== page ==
New Collections (11 July 2008)

Adkins, Davis, and Fulton Family Papers (#5230)

The collection contains family papers of the related Adkins, Davis, and Fulton families. Correspondence includes letters to and from Hiram Adkins, Emily Caroline Davis Adkins, and their children. There is also correspondence of James William Davis and other Davis family members. Letters discuss family affairs; life in Stokes County, N.C.; finances; and travel. There is also correspondence among the children of Mary Ann Davis Fulton and Wilson Fulton, and letters to Mary Ann Davis Fulton, living in Texas, from her siblings James William Davis and Luretta Campbell Davis in Stokes County, mainly discussing family affairs. Other materials include deeds and probate materials; a 1921 notebook, author unknown, documenting business travel around North Carolina possibly selling insurance; an account book listing family names and insurance information; bills and receipts for lumber mills run by Adkins and Davis family members; and a list of parishioners and financial records of the chapel on Davis property. There are also annotated typed transcriptions of family letters and research notes compiled by J. Daniel Mahar in 2005, donor-generated compact discs that duplicate some items in the collection and may include additional items, and other items.

Brian Bain Collection of Materials on Shalom Y’all (#5331)

The collection consists of elements pertaining to the making of the documentary film Shalom Y’all by Brian Bain, including video footage, photographic stills, audio materials, scripts and other documents, and photographs taken during filming; research materials; business files; and promotional materials. Video footage includes road tapes of raw footage, archival tapes, vignette footage, assembly cuts, original and final trailers, and credit rolls. Audio elements include composer dubs, voice-overs, sound effects, swelltones, music, addons, loops, sound effects, pickups, and papers briefly describing portions of the audio material and printed drafts of the film script with annotated audio cuts. Scripts and other materials include electronic versions of the script and the screen credits, as well as other documents related to the making of the film. There are several hundred printed photographs and accompanying negatives taken during the filming of the documentary. Subjects include interviewees and locations featured in the film, the cast and crew, traveling and filming, and events and openings. Research materials are photographs and videos collected by Bain while conducting research for the film. Images in the photographic research materials cover a wide time span and include subjects such as southern Jewish businesses, Jewish homes, and temples; celebrations, religious ceremonies, and other gatherings; southern Jews and civil rights; individual and family portraits; and other subjects. Research video materials pertain to research done before filming of the documentary, covering a range of subjects from Mardi Gras to civil rights to college football. Research film footage also includes Shalom Y’all scout tapes. Business files consist of correspondence and other papers related to grants, loans, expense accounts, film credits, the official film logos and posters, copyright, and public relations. Promotional materials are newspaper clippings related to the film; film festival schedules and film posters; correspondence related to the opening and showing of the film; digtial photographs and negatives of related merchandise; and press passes for film openings.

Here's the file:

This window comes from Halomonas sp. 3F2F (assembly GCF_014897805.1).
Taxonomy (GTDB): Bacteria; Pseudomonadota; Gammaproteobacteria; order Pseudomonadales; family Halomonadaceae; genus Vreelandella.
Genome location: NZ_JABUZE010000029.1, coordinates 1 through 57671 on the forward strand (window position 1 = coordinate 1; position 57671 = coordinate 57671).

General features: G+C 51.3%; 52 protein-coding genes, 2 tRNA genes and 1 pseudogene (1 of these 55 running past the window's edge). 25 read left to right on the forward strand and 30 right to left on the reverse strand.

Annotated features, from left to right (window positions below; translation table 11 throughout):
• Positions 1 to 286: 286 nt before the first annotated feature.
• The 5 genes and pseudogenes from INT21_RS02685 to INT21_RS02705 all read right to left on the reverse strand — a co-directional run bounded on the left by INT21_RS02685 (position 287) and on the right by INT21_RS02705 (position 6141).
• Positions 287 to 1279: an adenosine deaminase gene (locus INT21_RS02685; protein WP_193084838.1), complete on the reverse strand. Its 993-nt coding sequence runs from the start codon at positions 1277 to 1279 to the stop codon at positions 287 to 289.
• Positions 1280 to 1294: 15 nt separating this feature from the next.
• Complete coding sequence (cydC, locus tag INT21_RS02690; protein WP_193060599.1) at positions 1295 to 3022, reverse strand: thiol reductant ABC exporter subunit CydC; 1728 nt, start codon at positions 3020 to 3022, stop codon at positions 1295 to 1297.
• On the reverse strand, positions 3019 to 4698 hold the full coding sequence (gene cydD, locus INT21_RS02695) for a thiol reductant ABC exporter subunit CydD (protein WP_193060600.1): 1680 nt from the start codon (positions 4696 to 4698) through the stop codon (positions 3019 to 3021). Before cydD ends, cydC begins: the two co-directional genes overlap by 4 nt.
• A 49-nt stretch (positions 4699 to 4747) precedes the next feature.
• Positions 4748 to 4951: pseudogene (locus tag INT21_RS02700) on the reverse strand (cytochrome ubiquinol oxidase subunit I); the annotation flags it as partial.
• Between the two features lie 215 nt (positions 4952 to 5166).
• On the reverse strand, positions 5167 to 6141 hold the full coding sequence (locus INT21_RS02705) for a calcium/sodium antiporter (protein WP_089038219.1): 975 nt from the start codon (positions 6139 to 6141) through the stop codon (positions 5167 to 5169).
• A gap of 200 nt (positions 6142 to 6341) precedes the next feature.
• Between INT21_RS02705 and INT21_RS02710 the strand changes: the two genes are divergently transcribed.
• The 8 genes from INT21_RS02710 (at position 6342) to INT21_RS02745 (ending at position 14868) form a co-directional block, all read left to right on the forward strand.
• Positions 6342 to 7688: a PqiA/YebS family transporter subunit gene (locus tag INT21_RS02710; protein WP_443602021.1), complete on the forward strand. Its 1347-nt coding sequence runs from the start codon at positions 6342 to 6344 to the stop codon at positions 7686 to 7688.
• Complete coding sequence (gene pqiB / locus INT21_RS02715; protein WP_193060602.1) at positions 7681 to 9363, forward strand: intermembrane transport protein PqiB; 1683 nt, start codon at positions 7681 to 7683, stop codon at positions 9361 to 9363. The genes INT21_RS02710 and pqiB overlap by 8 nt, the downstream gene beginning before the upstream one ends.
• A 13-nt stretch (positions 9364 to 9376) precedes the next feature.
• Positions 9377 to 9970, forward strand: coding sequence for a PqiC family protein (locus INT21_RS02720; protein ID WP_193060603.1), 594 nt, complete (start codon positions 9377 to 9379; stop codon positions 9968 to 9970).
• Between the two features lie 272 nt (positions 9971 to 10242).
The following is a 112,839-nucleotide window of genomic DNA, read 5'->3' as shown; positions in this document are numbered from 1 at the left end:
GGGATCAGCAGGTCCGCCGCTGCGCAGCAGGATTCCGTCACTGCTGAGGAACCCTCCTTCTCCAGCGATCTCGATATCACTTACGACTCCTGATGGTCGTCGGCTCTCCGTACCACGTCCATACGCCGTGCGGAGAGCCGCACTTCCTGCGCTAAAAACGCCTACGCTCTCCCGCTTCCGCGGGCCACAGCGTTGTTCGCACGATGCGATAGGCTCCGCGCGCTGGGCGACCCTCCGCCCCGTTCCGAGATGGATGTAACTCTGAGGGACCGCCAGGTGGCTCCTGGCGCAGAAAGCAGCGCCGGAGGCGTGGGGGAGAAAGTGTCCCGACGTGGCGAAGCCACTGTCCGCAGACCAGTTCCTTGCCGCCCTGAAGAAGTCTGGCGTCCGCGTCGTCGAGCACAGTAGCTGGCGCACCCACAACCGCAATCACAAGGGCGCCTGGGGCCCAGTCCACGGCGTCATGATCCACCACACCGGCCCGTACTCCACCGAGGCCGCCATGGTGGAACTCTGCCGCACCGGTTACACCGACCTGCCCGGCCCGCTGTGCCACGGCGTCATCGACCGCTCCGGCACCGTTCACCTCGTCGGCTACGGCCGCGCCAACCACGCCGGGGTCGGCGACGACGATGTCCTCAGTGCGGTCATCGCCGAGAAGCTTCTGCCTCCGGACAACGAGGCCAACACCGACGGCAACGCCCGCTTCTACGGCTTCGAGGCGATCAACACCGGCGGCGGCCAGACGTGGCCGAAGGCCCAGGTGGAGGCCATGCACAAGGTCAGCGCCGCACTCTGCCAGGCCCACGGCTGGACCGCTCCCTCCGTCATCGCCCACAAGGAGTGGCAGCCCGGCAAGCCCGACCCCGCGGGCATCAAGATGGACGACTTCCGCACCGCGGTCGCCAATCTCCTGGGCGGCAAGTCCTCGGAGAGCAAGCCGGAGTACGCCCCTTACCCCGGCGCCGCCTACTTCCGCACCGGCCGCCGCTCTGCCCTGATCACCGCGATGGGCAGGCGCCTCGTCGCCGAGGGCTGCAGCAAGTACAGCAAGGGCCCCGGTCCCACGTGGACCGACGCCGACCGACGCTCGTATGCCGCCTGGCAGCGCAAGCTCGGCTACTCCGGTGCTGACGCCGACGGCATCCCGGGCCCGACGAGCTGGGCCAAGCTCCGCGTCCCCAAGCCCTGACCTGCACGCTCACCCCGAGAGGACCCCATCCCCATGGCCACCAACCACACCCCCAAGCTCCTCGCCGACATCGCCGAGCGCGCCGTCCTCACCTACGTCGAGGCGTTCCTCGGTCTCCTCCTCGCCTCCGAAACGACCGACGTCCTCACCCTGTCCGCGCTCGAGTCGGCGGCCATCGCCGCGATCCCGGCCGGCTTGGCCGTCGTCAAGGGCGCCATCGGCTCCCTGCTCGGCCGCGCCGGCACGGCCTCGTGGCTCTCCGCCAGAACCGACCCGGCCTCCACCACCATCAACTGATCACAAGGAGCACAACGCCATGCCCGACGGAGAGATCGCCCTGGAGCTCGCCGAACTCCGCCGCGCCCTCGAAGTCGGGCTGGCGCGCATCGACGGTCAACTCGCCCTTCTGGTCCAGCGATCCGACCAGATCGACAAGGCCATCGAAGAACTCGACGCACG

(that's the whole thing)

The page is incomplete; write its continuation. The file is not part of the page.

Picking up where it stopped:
Independent Weekly Records (#5319)

The Independent Weekly is a free, alternative, weekly newspaper serving the Durham, Chapel Hill, Raleigh, and surrounding communities in central North Carolina. It was founded in 1983 in Durham by Steve Schewel, David Birkhead, and Katherine Fulton. The Independent Weekly is perhaps best known for its coverage of local music, film, visual arts, theater, dance, and pop culture, as well as for its strong focus on progressive politics and social activism. The collection is chiefly photographs, 1982-2004, from the Independent Weekly, including images published in the newspaper; unpublished production images of scenes, events, subjects, and organizations throughout North Carolina; images of individuals–chiefly politicians, artists, musicians, local activists, and civic leaders–such as Mike Easley, John Edwards, Harvey Gantt, Jesse Helms, Jim Hunt, Bill Bell, and others; images created by staff photographer Sadie Bridger; photographs of the newspaper’s staff; and other images. There is also one slide reel (with slides) and a transcript for an Independent Weekly promotional slideshow. The collection also contains papers relating to early efforts to establish a statewide progressive newspaper in North Carolina and the founding of the Independent Weekly (first as the North Carolina Independent, then as the Independent) in the early 1980s, along with correspondence, notes, clippings, and other business and financial materials of the paper.

Robert H. Moore Audiocassettes (#5355-z)